I'm teaching a class in robot SF this spring, and the texts I am teaching all look forward in some way to the world that Gates is trying to usher in here. From the very first robot story to the most recent ones, that idea of machines working for us in the physical world is the primary driving idea. Because I've got some time to kill, here are some summaries of a few of the things we're reading in the class.

Karel Čapek's R.U.R., the play in which "robot" is first used, envisions robots as tools to help humanity overcome its dependence on inequitable economic systems to survive. The problem, of course, is that the robots develop a consciousness of sorts and grow to resent their roles as the dutiful slaves of humanity. Interestingly, Čapek's robots are biological, rather than mechanical, entities. They are streamlined in their design, and they are initially without souls, but they develop them over time. Ultimately, the robots rise up and destroy alll humans except one, who they impress into developing a way for robots to reproduce. The ending is sort of mystical and pretty stupid: two robots fall in love and become the new Adam and Eve whose task is to repopulate the earth (nice work if you can get it, I guess).

Jack Williamson's Humanoids is terrifying. In it, the robots are self-reproducing and are connected via an alternate physics to a central brain on a remote planet someplace. They all obey a Prime Directive that commands them to protect humans from harm. The problem, of course, is that "harm" is defined very strictly. On each new planet that the humanoids reach, they abolish drinking, smoking, taking showers alone, and other potentially dangerous activities. Essentially, they rob humans of free will. It's a pretty good story; it focuses on the efforts of humans to use psychic abilities to fight the robots, who are virtually immune to all other forms of attack.

Isaac Asimov's three laws of robotics allow humans more free play than Williamson's Prime Directive. The first law still dictates that a robot must not harm a human or, through inaction, allow a human to come to harm, but the second law is that a robot must obey a human unless doing so violates the first law. The third law is that a robot must protect itself unless doing so violates the first two laws. Of course, we find in Asimov's collection of robot stories, I Robot, that the three laws are not always quite so clear-cut as they appear at first...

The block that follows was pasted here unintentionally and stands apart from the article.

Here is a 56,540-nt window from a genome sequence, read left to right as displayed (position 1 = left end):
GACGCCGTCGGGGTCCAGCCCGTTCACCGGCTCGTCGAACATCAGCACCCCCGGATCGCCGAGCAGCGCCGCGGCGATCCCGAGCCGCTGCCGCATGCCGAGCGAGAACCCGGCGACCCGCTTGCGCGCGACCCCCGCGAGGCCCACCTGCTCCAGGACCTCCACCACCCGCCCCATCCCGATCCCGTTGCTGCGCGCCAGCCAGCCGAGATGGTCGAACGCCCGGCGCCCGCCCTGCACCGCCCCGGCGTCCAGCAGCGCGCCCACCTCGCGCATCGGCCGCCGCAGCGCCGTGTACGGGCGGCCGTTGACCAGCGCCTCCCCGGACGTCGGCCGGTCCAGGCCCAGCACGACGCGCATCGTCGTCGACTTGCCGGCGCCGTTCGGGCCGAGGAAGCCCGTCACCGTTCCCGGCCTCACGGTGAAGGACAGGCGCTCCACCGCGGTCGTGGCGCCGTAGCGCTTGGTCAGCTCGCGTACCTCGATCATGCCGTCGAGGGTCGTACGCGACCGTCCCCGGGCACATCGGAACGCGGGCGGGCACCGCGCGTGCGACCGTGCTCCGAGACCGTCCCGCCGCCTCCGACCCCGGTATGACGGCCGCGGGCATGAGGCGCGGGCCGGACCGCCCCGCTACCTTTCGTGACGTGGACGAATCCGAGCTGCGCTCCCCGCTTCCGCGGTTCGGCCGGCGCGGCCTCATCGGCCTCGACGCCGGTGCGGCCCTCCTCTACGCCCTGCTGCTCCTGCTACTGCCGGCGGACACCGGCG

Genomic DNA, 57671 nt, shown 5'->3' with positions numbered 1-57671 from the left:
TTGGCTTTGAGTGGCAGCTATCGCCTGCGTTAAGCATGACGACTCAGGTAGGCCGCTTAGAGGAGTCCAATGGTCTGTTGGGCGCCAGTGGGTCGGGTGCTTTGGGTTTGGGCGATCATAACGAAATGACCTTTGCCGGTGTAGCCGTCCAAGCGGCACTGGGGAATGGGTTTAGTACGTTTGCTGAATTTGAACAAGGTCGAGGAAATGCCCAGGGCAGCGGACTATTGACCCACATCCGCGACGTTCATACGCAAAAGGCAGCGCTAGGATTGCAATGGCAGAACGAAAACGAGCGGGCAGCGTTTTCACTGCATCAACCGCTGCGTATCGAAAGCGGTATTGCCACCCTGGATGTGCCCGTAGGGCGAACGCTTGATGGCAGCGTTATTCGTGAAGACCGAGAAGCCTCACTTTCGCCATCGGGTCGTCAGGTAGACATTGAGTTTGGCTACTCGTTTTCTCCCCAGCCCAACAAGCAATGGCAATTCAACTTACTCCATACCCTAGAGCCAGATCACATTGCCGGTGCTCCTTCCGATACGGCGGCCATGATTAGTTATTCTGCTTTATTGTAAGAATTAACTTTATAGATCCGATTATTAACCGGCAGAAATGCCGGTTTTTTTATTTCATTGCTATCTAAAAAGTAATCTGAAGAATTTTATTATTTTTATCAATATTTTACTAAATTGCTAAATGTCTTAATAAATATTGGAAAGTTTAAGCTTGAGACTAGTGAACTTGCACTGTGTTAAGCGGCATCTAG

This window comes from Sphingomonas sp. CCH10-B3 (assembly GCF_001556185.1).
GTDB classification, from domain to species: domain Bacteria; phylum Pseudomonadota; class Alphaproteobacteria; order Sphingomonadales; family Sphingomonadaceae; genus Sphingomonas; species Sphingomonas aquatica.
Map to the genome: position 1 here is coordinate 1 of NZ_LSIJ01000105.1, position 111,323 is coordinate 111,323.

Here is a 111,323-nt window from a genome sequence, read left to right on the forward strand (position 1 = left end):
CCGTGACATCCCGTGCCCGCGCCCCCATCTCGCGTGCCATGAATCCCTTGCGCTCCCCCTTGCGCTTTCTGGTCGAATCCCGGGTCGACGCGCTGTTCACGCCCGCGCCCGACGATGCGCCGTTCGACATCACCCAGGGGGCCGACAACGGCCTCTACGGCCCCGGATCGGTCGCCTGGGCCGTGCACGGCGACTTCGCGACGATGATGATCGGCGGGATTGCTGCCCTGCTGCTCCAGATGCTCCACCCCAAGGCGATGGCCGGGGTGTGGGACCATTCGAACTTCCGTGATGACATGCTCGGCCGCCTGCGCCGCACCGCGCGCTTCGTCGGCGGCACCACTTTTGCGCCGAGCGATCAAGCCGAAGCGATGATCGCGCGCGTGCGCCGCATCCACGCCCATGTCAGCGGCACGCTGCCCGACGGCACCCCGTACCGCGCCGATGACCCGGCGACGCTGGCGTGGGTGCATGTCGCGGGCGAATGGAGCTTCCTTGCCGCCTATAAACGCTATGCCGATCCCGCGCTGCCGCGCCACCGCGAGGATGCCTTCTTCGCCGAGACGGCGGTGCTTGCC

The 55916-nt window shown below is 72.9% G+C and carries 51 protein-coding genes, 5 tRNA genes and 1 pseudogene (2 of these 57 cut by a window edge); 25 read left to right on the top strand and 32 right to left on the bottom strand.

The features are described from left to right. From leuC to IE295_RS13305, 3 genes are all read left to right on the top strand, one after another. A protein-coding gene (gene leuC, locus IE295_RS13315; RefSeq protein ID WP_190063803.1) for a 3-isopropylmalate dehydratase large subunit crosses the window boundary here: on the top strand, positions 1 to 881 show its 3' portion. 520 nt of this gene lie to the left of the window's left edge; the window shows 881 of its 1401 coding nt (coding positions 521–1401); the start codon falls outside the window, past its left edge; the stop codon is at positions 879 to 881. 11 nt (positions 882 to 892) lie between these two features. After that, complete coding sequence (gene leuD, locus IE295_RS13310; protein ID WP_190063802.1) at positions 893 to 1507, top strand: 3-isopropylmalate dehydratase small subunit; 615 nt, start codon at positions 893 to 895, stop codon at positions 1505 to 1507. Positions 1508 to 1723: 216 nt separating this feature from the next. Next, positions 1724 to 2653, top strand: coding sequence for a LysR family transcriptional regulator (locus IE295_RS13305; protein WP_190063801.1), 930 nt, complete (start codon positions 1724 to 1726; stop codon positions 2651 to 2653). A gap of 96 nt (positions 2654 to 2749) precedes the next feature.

Phillip K. Dick's Do Androids Dream of Electric Sheep? again shows us worker robots who are more or less sentient and who rebel against humanity, but his story is more hard-edged and complex than Capek's moralistic tale. Dick has a way of making you really, really confused at times, and this novel is no exception. The book went on to become the basis of Blade Runner, but in making the film, Ridley Scott was probably influenced just as much by the cyberpunk subgenre of SF as he was by Dick's novel, so the movie's concerns are much different.

Speaking of cyberpunk, Neuromancer by William Gibson is a very interesting novel that does some amazing things with exploring the grafting of technology onto and into humans. Artificial intelligences also play a large role in this novel, and it seems to be one important source for the rash of AI stories that have flooded the SF market since Neuromancer was written.

The concept of "free" labor by machines is a fascinating one, especially when you start to play with the idea of how to prevent these machines from becoming violent or rebellious... one wonders how programmers of Gates's much-vaunted robots will deal with these questions.

(P.S.: p4k ch0013 unf)